Sarah Hunter: England captain 'gutted' to miss Italy game in Six Nations
England captain Sarah Hunter on missing out against Italy, playing amid the coronavirus pandemic and being inspired by Marcus Rashford; England Women go in search of another Six Nations Grand Slam when they play Italy, live on Sky Sports Arena at 4.30pm on Sunday
By Gail Davis, Sky Sports News reporter
Last Updated: 28/10/20 2:29pm
It is going to be a bittersweet weekend for Sarah Hunter. She has already led England to Six Nations glory but will miss out on the chance to seal the Grand Slam in Italy. Here she talks to Gail Davis about injuries, playing amid the coronavirus pandemic and being inspired by Marcus Rashford.
Hunter had hoped to be in Parma this weekend guiding England to a double Grand Slam against Italy, but the England captain will be forced to watch from her sofa after being ruled out with a hamstring injury picked up on Saturday playing for her club Loughborough Lightning.
"It's the worst possible timing," Hunter told Sky Sports News.
"I am so gutted. After an eight-month wait I was just desperate to finish the job, but we have a great squad going out there and I am confident they can do it.
"As a player you just want to play in the big games. The medics and coaches are right, though, even though it's been a long wait to play for England. I know the season is going to be demanding and I don't want to make it worse. I should only be out for a few weeks."
So, the sofa it is. The rest of the team, who were confirmed as Six Nations champions last weekend after France failed to beat Scotland, meet up this week before heading in their bubble to Italy.
While there has been coronavirus testing during the international training camps, there has not for the league season, but that has kept the girls diligent and extra careful says Hunter.
"Life is pretty dull and boring, but I think everyone understands how lucky they are and how important this is," she said. "We are privileged to be playing when you think the community game isn't back yet."
The rules have been modified in the Allianz Premier 15s to lower the risks of spreading Covid-19 given the lack of testing. Fewer scrums, more ball in play and a faster game.
"I think like everyone at the minute we're just adapting to what life throws at us. The rules do make for a slightly different game, but we are back doing what we love."
It is a return to the old rules for this Grand Slam game and, with a wry smile, Hunter says: "There might be a few sore props the morning after."
This is about backing up last season's Grand Slam, but there is also one eye on what is coming up next year. New Zealand host the World Cup and, having been beaten by the Black Ferns in the final three years ago, England need to keep winning big games in the build-up.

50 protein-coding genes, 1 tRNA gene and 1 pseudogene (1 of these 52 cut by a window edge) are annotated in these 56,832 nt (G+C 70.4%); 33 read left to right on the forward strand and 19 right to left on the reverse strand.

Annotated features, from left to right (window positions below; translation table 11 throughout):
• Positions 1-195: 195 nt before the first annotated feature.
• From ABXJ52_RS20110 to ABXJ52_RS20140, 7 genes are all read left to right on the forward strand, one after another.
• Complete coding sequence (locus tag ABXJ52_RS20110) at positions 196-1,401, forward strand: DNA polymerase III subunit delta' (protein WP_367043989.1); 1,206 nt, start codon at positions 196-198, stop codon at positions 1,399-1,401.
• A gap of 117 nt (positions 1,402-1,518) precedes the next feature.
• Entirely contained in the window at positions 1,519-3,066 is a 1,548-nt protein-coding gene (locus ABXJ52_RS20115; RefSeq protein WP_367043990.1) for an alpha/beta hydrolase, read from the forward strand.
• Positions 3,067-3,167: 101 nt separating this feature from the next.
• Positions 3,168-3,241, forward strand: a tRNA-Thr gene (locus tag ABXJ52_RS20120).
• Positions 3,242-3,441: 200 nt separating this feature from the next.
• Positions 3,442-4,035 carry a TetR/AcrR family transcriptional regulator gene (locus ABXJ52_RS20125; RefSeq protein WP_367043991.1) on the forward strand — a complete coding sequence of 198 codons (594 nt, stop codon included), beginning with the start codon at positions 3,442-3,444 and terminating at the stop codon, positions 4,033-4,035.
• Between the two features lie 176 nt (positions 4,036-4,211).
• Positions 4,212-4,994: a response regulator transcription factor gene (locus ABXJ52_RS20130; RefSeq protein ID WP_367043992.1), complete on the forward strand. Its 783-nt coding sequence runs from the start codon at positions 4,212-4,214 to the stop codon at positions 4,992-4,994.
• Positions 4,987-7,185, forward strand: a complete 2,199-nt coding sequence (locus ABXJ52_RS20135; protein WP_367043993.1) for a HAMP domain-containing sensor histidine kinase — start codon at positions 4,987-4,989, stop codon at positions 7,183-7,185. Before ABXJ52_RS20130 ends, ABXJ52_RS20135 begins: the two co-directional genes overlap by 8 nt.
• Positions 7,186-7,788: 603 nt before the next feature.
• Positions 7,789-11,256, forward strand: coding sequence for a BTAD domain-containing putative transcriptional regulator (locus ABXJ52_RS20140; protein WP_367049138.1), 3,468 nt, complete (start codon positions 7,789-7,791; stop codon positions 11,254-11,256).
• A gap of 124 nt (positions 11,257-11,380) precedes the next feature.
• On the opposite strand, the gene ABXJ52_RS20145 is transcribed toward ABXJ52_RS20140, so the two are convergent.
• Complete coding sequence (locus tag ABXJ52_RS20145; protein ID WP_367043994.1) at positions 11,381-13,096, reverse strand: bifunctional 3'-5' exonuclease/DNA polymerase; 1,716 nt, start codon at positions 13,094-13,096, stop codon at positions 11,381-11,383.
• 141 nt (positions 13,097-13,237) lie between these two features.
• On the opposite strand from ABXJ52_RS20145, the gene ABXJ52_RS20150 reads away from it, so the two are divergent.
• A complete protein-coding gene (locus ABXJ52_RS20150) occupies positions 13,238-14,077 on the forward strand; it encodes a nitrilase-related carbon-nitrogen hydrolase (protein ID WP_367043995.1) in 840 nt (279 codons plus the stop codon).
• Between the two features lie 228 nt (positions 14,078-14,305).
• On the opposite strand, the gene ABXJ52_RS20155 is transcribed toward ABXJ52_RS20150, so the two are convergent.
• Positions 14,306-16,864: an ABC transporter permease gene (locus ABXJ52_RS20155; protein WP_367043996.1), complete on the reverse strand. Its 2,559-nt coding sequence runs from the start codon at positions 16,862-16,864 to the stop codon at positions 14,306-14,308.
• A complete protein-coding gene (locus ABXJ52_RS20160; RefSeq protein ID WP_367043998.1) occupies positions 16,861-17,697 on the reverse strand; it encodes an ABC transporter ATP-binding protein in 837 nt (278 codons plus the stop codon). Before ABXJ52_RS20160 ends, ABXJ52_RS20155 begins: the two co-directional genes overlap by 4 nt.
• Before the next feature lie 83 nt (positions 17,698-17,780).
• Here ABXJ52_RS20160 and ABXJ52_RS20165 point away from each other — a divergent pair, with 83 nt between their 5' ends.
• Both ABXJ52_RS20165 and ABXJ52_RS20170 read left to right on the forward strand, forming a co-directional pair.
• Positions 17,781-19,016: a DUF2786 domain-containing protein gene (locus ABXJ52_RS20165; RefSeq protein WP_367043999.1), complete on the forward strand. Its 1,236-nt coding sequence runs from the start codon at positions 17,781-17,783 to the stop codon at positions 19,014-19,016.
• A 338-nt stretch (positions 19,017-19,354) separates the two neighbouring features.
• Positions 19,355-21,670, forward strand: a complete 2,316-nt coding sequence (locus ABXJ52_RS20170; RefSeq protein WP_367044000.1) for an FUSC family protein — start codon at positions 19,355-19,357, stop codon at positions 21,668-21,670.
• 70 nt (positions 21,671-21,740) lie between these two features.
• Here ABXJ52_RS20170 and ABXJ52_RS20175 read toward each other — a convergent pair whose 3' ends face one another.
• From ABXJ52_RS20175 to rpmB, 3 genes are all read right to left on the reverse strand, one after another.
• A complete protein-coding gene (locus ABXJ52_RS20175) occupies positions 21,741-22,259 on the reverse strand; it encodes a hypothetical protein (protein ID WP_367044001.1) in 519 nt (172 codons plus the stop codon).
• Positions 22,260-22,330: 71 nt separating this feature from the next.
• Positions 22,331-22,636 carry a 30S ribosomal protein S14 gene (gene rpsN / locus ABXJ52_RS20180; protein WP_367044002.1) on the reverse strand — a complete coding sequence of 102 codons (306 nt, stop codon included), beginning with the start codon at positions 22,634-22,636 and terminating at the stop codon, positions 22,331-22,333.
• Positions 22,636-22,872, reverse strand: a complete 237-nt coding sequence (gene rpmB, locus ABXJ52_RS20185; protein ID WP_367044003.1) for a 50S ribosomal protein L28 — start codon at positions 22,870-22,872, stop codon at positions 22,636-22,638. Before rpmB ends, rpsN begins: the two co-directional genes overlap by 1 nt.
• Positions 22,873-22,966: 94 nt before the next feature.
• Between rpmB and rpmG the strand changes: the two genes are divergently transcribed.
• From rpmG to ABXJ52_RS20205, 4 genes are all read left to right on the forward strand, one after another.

"We need to keep learning, understand how to get it right, grow and build confidence together as a team," added Hunter.
After her disappointing personal news Hunter has at least had something else to focus on this week.
She is covering the cost of vouchers for every family that needs them over the half-term at Benton Dene Primary School in North Shields.
"I've been following Marcus Rashford's story since lockdown and how it has materialised over the last few months and then last week with the big vote in Parliament which I think was wrong," she said.
"I think people that need it should have been provided for, especially during the holidays.
"I thought, 'I'd like to do something to support this', so I got in touch with my old primary school.
"I've still got really close ties to it, my niece goes there and my mum is a governor and lot of my friends from home have children that go there.
"I just thought that's the connection. It's where I first started playing rugby and if it hadn't been for them, I wouldn't be in this position today."
Hunter is helping around 90 children who are eligible for free school meals.
"It's not about me feeling good," she says. "But hopefully other members of the community will help too.
"You only need to look at Marcus Rashford's timeline over the last week to see the impact of what can be done when communities come together.
"It's huge and he (Rashford) has been through it and knows exactly what these children are experiencing.
"He is such an incredible inspirational role model. Sport and all these local communities and businesses are getting behind it and what makes it even more special is that it's a time of hardship for this country.
"Everyone is facing their own unique challenges and yet people are still finding a way to say yes.
"Businesses might be closing and places might not be able to open, but they're finding a way to provide something for the children who so badly need it.
"Lots of people have lost jobs or lost hours and regular income. It's a stressful time. They are thinking, 'How am I going to feed my children? If I feed them then can I heat the house today, can I go without food?'. And does that mean they can't go to work? So I contributed in a little way."
Hunter believes real change must come, adding: "The child food poverty taskforce needs to protect the next generation, they're the future leaders of this country we have to do something to help them."
Listening to her speak, it is clear to see why she is England's captain. She might not be able to make her presence felt in Italy but she is certainly doing it in other ways.